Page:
One incident that spoke of workers’ hostility towards the trade union’s stance to the government’s civil mobilisation order was reported by www.newsit.grwhich stated that: “on Saturday afternoon, there was slight tension between trade unionists and PPC workers outside the gates of the Ayios Dimitrios power plant in Kozani with regard to the stance workers should take once they receive their mobilisation order papers.”
The union’s climb-down culminated on Sunday evening following a meeting by GENOP-DEI’s governing council to discuss the next steps following the breaking of the strike by the government. In a statement, governing council member Konstantinos Varsamis stated that the strike would officially end at midnight on Sunday and that “the struggle will continue through other forms of action”. He also called on workers to comply with their orders once they receive them stating: “they need to go where their individual mobilisation order papers prescribe.”
With the strike at an end, opposition to the PPC’s selloff has now been diverted to a parliamentary cul-de-sac, namely SYRIZA’s initiative of gaining the signatures of 120 MPs in order to force a referendum on the issue, as prescribed by the Greek Constitution. After a debate, it would then require a minimum of 180 votes for the referendum to take place.
So far, SYRIZA has gained the support of the right-nationalist Independent Greeks and previous governing coalition partner and SYRIZA splinter, the Democratic Left (DIMAR). DIMAR’s support for the SYRIZA referendum proposal has caused a rift in the party, with one of its MPs Spyros Lykoudis apparently rejecting it. He said on Twitter, “SYRIZA is proposing a referendum using the PPC as a pretext but mainly in order to create its own bloc of alliances for the elections in sight”.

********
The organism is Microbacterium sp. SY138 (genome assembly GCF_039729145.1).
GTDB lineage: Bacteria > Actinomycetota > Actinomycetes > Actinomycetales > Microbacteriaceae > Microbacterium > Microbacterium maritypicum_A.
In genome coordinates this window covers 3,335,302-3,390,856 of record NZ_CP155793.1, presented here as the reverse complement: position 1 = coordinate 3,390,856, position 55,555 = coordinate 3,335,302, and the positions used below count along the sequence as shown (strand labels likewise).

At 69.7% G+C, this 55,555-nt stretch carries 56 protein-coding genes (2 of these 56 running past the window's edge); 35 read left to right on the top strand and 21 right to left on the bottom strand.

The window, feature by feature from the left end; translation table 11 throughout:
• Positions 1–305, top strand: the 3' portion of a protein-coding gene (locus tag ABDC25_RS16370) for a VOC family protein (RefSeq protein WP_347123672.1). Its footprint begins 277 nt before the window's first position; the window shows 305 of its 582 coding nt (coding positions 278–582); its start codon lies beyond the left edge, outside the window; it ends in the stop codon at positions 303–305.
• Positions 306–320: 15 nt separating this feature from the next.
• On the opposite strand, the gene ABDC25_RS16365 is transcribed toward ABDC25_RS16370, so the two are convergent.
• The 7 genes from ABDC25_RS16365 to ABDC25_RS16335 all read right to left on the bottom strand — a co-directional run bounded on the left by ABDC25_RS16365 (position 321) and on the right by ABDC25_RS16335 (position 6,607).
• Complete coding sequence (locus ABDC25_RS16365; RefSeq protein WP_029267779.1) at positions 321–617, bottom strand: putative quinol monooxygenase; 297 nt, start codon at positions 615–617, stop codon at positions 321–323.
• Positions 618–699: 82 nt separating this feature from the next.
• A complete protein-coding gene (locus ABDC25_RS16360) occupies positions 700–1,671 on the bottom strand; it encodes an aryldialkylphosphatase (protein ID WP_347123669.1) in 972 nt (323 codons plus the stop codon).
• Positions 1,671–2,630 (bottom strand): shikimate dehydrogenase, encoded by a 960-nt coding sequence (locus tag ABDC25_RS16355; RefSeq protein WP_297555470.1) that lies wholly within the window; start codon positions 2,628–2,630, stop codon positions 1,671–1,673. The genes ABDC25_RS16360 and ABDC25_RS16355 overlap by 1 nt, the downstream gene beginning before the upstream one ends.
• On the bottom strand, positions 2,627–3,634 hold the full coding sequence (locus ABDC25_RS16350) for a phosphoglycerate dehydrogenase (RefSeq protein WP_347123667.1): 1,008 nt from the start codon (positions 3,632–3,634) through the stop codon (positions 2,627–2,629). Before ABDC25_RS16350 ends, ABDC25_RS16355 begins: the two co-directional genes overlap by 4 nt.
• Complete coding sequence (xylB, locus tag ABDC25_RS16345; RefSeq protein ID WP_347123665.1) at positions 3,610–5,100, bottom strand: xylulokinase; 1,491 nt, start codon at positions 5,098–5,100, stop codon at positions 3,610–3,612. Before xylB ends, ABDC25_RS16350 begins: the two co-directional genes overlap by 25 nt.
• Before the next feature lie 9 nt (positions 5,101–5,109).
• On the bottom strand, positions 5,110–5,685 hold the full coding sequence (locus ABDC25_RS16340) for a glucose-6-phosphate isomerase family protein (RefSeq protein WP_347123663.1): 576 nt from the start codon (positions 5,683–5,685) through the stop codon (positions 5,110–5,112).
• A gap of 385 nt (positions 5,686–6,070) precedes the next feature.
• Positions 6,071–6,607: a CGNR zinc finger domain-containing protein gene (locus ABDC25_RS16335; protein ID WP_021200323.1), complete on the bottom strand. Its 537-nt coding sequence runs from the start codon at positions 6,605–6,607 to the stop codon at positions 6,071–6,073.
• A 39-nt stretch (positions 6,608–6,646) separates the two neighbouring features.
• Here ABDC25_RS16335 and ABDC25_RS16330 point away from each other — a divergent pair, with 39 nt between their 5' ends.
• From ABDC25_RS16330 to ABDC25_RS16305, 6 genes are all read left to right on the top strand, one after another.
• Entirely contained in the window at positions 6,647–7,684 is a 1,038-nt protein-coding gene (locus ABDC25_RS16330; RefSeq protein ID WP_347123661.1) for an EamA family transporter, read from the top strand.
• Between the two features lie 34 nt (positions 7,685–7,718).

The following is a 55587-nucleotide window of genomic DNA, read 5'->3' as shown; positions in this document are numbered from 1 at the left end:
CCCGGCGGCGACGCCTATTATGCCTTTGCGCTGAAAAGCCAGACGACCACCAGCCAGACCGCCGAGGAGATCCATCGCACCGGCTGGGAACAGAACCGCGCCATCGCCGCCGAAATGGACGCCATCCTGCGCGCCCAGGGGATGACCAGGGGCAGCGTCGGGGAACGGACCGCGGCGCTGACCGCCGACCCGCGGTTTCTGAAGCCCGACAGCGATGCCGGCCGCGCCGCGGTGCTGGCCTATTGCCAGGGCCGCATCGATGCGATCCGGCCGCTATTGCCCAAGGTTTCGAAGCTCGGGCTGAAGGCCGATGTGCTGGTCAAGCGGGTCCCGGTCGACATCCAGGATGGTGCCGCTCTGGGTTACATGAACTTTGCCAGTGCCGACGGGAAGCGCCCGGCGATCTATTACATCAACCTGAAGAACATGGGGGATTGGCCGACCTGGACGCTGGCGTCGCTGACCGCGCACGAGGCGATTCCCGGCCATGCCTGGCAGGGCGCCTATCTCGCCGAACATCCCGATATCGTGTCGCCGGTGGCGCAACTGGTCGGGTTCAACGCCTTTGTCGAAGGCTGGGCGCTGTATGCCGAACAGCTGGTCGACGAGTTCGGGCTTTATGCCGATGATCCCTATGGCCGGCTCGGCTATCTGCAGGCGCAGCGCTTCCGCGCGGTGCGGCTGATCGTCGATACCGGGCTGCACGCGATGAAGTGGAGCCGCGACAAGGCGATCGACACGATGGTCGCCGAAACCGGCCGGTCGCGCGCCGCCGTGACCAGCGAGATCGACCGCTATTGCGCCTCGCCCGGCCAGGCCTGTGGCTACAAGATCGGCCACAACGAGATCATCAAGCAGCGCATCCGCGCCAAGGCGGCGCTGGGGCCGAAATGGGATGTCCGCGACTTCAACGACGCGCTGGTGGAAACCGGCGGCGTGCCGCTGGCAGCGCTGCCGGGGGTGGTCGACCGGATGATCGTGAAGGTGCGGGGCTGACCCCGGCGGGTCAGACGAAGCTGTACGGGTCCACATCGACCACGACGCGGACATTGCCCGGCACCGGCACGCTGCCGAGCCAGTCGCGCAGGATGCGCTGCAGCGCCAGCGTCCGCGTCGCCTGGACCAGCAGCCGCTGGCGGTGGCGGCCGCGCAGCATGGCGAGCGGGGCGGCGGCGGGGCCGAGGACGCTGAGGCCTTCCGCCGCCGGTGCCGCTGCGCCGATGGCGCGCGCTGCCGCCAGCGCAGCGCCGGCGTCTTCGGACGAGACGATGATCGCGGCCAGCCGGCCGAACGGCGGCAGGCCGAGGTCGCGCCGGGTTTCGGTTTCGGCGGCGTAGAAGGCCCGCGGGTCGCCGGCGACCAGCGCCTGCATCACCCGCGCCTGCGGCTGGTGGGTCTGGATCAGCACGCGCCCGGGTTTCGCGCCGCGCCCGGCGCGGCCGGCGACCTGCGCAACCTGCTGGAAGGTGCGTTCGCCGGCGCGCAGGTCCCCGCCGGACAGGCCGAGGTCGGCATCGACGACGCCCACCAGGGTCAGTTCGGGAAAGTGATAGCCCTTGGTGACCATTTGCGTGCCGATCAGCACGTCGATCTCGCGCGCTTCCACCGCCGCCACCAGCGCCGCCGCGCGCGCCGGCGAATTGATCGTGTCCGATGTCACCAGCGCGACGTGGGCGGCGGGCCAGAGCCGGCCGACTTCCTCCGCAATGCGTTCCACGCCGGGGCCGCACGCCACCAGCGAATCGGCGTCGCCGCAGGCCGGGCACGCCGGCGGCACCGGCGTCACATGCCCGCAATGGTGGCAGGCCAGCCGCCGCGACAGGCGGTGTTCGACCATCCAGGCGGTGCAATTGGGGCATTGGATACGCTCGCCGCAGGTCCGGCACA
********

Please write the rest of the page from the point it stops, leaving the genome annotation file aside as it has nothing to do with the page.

Another DIMAR MP Grigoris Psarianos, who is also a committee member of the new (Potami) The River party, “has also expressed his decision to reject the proposal and has distanced himself from DIMAR”, reported To Vima.
For its part, the Stalinist Communist Party of Greece (KKE) has put forward its own referendum proposal. The KKE’s proposal purports to be to the left of SYRIZA’s and calls for a vote on the PPC privatisation and all the previous EU energy deregulation laws voted in by the Greek parliament since 2001. Given that without the KKE’s support, SYRIZA will be unable to gain the 120 signatures it needs, Tsipras has called for the KKE to submit its own proposal, but to include its signatures in the overall tally in order for a debate to take place.
For all the heated haggling surrounding SYRIZA’s initiative, its fundamental purpose is to provide an illusion of resistance until the parliamentary vote on the PPC selloff on Wednesday. In any event, even if a debate were to take place, the likelihood that parliament were to go ahead and ratify a referendum is minimal even on SYRIZA’s limited proposal of maintaining the status quo.
When former Prime Minister George Papandreou tried to submit a European Union austerity-attached loan plan to a referendum in November 2011, subsequent fears that his decision would provoke a military coup led him to then sack and replace the entire Chief of Staff of the country’s Armed Forces. Following the adverse reaction of world leaders and the international markets, Papandreou was then swiftly removed and replaced by Lucas Papademos, an unelected technocrat and former deputy head of the European Central Bank.